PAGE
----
Swedish government returns $1.5 million in Bitcoin to convicted drug dealer

The Swedish government found itself in the unforeseen situation of paying around US$1.5 million in Bitcoin (BTC) to a drug dealer who was convicted – and then arrested.

Two years ago, the man was convicted in a Swedish court of illegally earning 36 Bitcoins from selling drugs online. However, Tove Kullberg, the prosecutor at the time, had used the equivalent amount of Bitcoin in fiat to defend her position. The court therefore ruled that the man should be stripped of his unlawfully earned Bitcoin worth 1.3 million SEK ($100,000).

In the period following the man’s conviction and imprisonment, his crypto stock had risen to such an extent that the Swedish Enforcement Authority, in charge of auctioning the 36 BTC, had to sell only 3 BTC to satisfy the court’s demands.

That leaves 33 BTC, worth US$1.5 million, which must be legally returned to its owner. Speaking for Swedish radio, Kullberg said that the way she chose to argue her case was, in retrospect, “regrettable in many ways. […] This led to consequences I was not able to foresee at the time.” She added:

“The lesson to be learned from this is to keep the Bitcoin value, that the crime proceeds should be 36 Bitcoin, regardless of the Bitcoin value at the time.”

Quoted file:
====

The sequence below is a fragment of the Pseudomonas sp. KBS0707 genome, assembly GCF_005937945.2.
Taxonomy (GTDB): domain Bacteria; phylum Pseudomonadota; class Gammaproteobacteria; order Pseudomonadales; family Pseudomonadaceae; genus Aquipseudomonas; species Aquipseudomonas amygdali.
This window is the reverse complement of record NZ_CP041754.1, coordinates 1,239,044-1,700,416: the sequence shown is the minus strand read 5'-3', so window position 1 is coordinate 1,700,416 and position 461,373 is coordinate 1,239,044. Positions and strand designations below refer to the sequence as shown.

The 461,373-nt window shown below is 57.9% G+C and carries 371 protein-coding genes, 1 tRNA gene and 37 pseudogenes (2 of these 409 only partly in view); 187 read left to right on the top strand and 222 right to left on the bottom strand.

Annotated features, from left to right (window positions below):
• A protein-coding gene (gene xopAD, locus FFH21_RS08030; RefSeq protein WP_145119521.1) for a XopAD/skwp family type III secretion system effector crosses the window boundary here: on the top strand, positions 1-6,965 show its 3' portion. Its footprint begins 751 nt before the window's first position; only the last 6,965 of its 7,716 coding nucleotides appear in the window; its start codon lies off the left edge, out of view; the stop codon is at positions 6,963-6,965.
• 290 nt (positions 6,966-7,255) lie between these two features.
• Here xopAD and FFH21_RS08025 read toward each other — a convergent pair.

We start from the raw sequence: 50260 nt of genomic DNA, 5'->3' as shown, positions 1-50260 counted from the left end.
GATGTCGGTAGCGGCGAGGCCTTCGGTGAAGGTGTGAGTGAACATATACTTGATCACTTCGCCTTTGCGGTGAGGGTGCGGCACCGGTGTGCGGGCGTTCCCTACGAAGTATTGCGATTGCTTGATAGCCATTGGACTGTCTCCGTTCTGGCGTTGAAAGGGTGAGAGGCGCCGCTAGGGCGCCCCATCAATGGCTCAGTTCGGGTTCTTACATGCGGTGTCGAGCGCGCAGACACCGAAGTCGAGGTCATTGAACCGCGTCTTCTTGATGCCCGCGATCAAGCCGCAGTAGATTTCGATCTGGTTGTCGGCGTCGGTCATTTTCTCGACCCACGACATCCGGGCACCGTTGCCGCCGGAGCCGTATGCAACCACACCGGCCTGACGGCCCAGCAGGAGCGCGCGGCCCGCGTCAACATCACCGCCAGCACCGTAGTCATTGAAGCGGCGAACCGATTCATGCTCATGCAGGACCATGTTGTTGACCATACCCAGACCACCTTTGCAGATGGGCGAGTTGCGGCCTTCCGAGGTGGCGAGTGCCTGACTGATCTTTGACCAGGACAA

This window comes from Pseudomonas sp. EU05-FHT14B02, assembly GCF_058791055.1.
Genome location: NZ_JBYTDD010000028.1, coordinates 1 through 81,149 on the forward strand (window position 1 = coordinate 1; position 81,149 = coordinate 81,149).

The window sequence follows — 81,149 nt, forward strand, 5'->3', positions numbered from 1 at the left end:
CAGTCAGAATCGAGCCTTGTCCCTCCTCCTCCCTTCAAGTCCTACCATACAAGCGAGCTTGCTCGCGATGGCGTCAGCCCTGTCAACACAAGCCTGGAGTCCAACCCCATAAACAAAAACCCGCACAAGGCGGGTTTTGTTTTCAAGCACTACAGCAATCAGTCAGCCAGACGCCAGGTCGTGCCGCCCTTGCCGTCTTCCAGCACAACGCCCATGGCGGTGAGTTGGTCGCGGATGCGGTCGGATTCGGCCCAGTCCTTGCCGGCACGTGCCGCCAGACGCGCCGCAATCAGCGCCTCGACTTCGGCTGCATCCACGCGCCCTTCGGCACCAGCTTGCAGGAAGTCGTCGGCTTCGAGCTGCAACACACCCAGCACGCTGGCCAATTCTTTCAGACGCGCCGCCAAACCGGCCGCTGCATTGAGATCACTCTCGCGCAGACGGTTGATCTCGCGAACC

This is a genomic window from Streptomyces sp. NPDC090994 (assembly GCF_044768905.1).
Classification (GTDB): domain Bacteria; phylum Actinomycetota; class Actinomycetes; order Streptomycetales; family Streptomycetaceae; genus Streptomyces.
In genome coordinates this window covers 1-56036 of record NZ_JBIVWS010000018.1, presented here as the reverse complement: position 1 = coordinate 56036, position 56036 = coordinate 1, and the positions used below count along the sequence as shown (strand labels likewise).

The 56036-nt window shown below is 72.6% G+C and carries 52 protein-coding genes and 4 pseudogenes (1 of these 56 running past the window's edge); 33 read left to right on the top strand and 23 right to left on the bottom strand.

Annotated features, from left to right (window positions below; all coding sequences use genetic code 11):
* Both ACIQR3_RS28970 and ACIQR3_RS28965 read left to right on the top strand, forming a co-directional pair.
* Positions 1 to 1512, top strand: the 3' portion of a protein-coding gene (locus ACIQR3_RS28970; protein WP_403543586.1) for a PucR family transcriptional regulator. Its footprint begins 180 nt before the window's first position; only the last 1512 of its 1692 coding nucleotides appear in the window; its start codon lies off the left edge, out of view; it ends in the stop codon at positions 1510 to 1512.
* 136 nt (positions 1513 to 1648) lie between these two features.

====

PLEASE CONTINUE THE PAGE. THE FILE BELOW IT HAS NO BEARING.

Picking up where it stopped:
Kullberg also emphasized that as cryptocurrency continues to be increasingly widely adopted, prosecuting authorities would do well to invest in educating their workforce on the details of the industry. “The more we increase the level of knowledge within the organization, the fewer mistakes we make,” she said.

Cryptocurrencies – whether due to their volatility or technical design – continue to defy legal authorities and procedures around the world. In the UK, a government-sanctioned task force recently proposed a dispute resolution framework that would help standardize the means of handling smart contract disputes. Due to the non-recognition of Bitcoin as legal tender, a Russian court ruled last year against returning stolen cryptocurrencies to victims of serious crime.

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